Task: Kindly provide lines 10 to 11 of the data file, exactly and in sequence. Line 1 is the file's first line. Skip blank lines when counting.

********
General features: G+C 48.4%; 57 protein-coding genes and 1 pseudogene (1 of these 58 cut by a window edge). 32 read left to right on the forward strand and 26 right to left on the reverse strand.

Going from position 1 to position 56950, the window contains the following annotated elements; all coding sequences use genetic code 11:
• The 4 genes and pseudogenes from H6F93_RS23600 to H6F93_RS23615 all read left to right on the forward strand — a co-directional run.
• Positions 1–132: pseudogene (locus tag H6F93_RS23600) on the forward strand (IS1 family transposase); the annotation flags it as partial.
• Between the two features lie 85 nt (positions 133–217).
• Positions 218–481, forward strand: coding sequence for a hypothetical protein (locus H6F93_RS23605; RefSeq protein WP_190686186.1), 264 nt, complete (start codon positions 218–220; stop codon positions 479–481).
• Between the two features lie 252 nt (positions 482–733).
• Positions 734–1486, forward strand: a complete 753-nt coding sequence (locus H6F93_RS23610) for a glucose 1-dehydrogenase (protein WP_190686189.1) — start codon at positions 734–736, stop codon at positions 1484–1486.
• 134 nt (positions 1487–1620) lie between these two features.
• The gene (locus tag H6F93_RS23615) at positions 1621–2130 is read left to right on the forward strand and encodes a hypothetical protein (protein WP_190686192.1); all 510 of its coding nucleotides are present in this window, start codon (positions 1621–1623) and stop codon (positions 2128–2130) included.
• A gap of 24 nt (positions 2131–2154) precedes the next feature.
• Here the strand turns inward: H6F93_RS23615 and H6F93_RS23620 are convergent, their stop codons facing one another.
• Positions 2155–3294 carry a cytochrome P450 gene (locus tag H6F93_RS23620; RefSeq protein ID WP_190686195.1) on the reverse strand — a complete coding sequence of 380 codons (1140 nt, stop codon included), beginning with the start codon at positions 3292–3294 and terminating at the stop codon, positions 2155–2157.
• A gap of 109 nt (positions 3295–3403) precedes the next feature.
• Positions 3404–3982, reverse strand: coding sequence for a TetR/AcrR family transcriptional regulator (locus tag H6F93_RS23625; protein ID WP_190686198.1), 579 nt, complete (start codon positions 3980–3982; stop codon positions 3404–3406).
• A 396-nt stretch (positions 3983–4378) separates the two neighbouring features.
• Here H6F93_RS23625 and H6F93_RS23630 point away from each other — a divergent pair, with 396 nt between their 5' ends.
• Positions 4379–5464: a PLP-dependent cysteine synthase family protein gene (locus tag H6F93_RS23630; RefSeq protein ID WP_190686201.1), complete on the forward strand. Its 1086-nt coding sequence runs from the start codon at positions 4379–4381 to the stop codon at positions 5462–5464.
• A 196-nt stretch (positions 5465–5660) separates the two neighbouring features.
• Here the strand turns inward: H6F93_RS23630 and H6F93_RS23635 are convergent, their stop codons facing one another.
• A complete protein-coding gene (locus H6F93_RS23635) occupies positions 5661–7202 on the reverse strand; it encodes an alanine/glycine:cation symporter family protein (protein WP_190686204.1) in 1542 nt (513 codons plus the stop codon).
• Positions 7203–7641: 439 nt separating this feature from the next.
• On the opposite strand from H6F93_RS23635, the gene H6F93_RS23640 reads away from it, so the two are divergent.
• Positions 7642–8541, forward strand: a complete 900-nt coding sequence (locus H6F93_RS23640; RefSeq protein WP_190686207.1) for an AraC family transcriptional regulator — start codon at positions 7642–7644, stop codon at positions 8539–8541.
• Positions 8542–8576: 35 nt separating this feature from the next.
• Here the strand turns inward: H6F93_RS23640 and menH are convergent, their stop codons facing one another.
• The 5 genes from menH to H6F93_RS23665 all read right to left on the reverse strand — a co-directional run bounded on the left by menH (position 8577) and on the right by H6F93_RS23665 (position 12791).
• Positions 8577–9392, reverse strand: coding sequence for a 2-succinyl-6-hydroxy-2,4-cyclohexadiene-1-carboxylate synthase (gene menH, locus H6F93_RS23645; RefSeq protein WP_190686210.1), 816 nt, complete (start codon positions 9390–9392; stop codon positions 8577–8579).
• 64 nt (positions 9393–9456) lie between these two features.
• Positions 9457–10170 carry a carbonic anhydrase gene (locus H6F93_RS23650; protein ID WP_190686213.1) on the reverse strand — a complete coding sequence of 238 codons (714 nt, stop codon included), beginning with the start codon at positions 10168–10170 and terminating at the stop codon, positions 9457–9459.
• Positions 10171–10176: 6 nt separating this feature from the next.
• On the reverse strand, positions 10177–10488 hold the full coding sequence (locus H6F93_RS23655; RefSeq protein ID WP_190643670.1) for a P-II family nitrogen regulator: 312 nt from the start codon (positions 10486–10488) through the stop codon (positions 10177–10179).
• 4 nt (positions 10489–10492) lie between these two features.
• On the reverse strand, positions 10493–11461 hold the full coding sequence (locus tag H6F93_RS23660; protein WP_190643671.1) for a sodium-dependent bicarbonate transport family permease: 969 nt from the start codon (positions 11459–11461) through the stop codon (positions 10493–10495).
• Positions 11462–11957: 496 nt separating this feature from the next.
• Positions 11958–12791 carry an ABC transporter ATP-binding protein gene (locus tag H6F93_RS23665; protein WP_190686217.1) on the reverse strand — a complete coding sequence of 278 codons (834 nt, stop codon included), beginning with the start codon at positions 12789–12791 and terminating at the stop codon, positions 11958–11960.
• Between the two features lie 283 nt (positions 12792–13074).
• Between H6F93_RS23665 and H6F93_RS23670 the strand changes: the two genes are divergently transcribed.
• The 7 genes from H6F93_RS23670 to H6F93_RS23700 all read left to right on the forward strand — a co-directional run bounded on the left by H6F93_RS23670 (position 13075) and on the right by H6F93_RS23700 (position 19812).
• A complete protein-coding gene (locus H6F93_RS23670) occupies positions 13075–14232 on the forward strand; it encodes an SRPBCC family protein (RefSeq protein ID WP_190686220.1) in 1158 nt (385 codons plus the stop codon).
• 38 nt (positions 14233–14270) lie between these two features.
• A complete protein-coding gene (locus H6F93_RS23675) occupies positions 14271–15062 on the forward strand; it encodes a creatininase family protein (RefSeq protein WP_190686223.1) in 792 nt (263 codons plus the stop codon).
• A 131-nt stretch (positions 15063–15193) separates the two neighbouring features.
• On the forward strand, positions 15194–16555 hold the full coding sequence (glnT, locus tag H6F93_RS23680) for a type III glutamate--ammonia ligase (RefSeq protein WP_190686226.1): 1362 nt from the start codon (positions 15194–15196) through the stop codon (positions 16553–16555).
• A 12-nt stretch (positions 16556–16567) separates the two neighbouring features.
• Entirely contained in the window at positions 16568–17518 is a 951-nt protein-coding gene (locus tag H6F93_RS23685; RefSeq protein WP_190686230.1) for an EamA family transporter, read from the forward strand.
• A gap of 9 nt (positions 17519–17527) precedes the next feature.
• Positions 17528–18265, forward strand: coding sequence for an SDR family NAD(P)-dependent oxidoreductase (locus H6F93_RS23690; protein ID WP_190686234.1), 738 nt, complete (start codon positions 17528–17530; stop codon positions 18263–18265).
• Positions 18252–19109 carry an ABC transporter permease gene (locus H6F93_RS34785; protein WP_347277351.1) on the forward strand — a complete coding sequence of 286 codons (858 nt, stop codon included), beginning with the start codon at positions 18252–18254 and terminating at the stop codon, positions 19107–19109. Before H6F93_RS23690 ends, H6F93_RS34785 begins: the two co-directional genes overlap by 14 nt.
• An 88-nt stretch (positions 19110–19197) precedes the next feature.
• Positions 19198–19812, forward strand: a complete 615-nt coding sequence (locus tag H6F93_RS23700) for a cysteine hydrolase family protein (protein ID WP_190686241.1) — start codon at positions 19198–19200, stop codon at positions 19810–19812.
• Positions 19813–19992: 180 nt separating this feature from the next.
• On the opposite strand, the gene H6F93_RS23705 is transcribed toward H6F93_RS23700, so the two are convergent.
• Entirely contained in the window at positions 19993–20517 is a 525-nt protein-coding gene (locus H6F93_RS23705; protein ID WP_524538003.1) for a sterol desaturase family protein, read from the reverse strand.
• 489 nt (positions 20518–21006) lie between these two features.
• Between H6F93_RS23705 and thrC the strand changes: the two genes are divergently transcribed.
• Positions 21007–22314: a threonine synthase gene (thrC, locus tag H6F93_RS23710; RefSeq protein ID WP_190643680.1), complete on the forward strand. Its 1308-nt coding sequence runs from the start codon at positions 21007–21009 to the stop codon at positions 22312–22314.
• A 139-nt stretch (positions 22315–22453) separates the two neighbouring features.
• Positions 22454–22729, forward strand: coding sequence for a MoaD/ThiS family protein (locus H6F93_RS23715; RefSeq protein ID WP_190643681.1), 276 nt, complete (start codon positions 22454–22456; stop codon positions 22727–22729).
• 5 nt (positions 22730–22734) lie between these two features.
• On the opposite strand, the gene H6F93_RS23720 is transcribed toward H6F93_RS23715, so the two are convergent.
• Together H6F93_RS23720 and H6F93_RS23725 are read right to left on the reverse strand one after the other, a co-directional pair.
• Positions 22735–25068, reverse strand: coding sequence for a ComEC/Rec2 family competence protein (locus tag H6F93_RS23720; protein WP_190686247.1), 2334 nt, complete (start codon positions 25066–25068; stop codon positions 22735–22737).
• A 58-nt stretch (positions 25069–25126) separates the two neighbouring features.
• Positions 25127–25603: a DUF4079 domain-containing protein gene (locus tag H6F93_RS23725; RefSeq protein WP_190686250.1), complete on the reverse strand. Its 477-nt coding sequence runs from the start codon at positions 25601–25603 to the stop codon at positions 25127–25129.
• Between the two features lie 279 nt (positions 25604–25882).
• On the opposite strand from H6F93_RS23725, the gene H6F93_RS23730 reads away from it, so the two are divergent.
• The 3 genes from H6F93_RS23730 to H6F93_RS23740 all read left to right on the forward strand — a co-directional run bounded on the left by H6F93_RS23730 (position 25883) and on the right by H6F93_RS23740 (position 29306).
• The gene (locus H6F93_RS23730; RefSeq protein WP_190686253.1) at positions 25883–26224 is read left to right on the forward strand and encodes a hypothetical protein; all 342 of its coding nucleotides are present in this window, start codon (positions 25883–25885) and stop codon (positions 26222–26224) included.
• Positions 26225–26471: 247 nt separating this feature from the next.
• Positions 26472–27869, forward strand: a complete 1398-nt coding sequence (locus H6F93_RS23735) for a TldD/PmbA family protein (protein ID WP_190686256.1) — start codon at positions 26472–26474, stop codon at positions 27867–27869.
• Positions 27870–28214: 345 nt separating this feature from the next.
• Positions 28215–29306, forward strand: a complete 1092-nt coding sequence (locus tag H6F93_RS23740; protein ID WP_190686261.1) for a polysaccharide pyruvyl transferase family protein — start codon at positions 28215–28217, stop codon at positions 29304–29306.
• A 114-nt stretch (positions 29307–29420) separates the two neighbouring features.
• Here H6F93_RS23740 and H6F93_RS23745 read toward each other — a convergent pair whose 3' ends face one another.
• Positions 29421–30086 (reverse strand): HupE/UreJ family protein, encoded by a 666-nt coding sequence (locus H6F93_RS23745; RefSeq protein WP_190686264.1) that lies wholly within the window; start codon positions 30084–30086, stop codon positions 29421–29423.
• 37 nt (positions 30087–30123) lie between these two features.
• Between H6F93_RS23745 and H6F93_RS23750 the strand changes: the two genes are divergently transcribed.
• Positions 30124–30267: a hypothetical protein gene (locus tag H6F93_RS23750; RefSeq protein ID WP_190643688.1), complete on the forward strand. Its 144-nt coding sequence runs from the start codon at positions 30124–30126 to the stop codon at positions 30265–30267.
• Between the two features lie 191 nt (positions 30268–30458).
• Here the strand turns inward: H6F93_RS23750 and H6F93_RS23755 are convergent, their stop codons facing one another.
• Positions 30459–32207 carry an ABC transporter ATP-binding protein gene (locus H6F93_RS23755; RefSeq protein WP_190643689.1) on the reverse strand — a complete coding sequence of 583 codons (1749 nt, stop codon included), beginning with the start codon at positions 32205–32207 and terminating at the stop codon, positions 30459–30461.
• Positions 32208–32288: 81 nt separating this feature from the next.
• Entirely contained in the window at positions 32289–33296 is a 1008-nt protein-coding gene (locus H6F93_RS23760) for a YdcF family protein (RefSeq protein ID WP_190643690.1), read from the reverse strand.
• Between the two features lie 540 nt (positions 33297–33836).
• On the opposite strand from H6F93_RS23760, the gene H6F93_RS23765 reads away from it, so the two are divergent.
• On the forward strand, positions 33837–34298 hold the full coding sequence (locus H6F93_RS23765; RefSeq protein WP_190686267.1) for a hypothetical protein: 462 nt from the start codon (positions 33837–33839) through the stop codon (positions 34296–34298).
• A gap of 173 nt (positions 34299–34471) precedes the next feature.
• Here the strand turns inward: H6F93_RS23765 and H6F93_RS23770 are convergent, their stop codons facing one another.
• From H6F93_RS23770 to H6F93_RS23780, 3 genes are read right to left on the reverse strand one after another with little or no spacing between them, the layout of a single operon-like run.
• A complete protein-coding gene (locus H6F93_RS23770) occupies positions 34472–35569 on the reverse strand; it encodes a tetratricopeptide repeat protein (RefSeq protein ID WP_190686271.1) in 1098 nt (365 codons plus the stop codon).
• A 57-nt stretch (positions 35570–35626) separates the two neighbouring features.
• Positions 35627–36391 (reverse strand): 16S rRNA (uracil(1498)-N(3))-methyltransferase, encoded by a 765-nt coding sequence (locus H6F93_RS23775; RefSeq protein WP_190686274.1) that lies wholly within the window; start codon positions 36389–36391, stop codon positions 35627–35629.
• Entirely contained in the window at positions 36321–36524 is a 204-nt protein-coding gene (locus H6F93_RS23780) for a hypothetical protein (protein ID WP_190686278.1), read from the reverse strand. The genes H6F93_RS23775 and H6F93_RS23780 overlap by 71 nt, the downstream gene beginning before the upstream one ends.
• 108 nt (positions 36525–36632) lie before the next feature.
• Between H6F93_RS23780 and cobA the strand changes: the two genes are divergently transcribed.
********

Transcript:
• The gene (locus tag H6F93_RS23615) at positions 1621–2130 is read left to right on the forward strand and encodes a hypothetical protein (protein WP_190686192.1); all 510 of its coding nucleotides are present in this window, start codon (positions 1621–1623) and stop codon (positions 2128–2130) included.
• A gap of 24 nt (positions 2131–2154) precedes the next feature.